Now, this does not mean for a moment that Christians should be content with the “blooming and buzzing confusion” of natural religion, especially that offered today by natural religions, but we should, like St. Paul, St. Irenaeus, St. Augustine, St. Thomas Aquinas, GK Chesterton and Pope Benedict XVI did this in their day, met him and engaged him with the word of revelation. One of the marks of the natural religious attitude is that seekers are always masters of the conversation: they strive to find the ultimate meaning on their own terms. Burton actually argues that this trend is particularly prevalent today, when scholars claim the right to rewrite sacred texts and reconfigure sacred rituals to suit their personal preferences. But a revealed religion, like Catholic Christianity, holds that God has spoken. Our quest is real and it may be holy, but what ultimately matters is that God answered it on his terms.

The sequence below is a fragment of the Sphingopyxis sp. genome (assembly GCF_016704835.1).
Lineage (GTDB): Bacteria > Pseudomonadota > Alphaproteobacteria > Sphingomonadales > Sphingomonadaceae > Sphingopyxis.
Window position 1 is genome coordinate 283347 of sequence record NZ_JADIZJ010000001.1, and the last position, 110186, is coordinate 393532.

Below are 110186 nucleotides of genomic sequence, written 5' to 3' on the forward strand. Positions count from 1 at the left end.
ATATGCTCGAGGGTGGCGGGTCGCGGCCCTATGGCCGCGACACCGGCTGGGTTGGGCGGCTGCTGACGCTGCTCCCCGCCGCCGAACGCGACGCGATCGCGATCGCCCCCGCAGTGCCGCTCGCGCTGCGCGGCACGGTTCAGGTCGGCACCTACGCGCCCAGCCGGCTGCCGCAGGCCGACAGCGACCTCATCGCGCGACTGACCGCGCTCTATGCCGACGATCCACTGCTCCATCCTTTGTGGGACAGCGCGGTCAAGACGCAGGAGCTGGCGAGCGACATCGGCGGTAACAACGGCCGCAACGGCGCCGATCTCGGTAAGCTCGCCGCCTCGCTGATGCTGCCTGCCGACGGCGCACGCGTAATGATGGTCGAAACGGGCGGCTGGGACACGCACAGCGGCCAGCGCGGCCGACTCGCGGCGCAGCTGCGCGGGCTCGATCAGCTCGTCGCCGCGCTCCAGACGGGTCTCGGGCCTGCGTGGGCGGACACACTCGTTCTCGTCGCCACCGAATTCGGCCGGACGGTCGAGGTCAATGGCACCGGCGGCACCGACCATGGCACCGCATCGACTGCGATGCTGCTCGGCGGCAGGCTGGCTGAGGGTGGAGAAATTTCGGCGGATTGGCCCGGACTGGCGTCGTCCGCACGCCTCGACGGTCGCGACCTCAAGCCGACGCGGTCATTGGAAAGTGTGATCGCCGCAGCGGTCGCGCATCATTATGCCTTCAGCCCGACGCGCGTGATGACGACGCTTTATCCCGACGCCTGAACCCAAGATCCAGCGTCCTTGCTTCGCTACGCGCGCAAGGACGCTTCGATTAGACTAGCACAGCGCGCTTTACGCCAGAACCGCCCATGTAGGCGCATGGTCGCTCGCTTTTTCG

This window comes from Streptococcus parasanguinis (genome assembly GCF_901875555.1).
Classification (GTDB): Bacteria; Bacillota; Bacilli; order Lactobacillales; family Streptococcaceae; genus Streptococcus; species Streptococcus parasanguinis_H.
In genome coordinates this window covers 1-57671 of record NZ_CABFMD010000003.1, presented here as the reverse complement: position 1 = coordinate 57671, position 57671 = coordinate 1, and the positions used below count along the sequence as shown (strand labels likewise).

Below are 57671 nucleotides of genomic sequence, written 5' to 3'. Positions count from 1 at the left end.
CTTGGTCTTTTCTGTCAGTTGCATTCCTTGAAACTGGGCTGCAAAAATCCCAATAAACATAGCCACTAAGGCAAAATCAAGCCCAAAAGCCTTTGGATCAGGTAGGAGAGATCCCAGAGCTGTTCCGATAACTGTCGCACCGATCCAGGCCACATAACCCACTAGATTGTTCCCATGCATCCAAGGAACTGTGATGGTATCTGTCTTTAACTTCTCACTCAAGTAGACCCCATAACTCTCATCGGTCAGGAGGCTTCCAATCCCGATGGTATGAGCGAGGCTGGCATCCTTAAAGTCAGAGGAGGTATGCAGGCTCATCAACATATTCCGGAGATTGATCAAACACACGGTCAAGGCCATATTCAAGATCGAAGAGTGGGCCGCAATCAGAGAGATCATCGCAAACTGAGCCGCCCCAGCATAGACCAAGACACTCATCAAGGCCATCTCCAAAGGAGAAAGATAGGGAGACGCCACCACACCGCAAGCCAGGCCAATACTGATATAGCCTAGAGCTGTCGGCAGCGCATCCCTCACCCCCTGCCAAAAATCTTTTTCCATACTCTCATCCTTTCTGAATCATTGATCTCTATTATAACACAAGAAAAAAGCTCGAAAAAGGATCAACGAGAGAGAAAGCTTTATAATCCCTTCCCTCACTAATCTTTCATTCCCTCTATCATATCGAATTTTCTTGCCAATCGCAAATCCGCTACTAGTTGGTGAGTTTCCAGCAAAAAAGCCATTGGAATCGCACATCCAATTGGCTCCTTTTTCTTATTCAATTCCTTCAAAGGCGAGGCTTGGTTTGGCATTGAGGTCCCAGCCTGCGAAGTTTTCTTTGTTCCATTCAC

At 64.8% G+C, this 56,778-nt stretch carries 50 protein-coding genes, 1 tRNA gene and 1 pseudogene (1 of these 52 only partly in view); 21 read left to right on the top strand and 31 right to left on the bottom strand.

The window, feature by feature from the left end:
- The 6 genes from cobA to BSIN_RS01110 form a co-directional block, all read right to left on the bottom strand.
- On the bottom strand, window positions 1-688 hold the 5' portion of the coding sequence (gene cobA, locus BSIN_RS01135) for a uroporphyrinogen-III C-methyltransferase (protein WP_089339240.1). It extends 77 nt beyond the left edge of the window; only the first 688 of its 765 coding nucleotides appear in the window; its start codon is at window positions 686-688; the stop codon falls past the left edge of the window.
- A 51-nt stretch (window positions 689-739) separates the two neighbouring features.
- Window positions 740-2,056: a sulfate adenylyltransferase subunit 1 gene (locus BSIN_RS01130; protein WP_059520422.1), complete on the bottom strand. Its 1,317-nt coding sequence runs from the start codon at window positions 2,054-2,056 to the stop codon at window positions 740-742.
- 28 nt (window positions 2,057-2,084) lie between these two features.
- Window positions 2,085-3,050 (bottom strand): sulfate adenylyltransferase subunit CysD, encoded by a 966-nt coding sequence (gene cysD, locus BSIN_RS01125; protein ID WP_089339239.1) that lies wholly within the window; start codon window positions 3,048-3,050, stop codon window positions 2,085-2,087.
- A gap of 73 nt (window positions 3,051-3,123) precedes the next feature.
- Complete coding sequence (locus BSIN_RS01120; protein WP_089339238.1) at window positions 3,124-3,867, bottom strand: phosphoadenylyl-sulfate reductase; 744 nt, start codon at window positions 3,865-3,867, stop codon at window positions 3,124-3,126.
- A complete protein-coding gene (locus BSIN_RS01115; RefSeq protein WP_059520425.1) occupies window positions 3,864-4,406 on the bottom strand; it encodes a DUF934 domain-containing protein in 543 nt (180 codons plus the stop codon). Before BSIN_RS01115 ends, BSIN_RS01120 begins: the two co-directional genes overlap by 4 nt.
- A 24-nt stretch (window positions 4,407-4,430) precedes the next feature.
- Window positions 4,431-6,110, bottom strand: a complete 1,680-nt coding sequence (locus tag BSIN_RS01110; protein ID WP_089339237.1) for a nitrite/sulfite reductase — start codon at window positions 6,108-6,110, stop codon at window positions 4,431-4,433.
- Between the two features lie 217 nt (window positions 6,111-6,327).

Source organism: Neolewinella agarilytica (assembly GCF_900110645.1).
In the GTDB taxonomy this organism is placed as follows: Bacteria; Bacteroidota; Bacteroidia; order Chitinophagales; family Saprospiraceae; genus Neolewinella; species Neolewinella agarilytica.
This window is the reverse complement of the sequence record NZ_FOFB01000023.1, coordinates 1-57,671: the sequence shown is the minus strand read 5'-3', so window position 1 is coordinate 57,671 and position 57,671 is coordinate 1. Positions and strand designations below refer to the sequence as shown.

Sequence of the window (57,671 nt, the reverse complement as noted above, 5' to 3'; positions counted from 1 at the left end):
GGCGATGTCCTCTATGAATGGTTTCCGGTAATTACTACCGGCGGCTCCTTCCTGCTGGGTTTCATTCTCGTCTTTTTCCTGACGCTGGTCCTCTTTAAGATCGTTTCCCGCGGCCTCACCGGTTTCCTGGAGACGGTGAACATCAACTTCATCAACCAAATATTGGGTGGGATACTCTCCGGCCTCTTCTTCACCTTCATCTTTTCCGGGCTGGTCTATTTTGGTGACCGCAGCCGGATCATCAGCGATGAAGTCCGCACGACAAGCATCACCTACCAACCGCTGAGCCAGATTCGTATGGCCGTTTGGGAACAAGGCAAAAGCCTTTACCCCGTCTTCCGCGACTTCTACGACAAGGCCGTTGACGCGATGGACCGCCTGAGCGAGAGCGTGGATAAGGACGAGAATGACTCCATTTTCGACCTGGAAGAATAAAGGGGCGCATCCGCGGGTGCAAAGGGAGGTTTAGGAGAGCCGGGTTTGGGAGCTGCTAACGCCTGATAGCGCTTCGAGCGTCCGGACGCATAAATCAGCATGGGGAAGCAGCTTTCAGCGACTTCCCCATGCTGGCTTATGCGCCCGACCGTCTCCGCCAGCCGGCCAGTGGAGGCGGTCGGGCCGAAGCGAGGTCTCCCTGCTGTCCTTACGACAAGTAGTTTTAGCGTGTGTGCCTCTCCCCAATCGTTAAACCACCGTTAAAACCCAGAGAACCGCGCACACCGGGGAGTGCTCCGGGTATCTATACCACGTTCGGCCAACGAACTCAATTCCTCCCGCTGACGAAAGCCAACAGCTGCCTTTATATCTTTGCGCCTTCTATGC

Again, it would be easy enough to undo the frankly odd forms of religiosity described by Burton, but that would be seeing the glass half empty. On the contrary, we Catholics should rejoice that the religious instinct remains vividly alive in the SBNRs. And then we should eagerly engage that instinct with the liberating challenge of the gospel.
– Bishop Robert Barron is the founder of the worldwide ministry, Word on Fire, and is an Auxiliary Bishop in the Archdiocese of Los Angeles.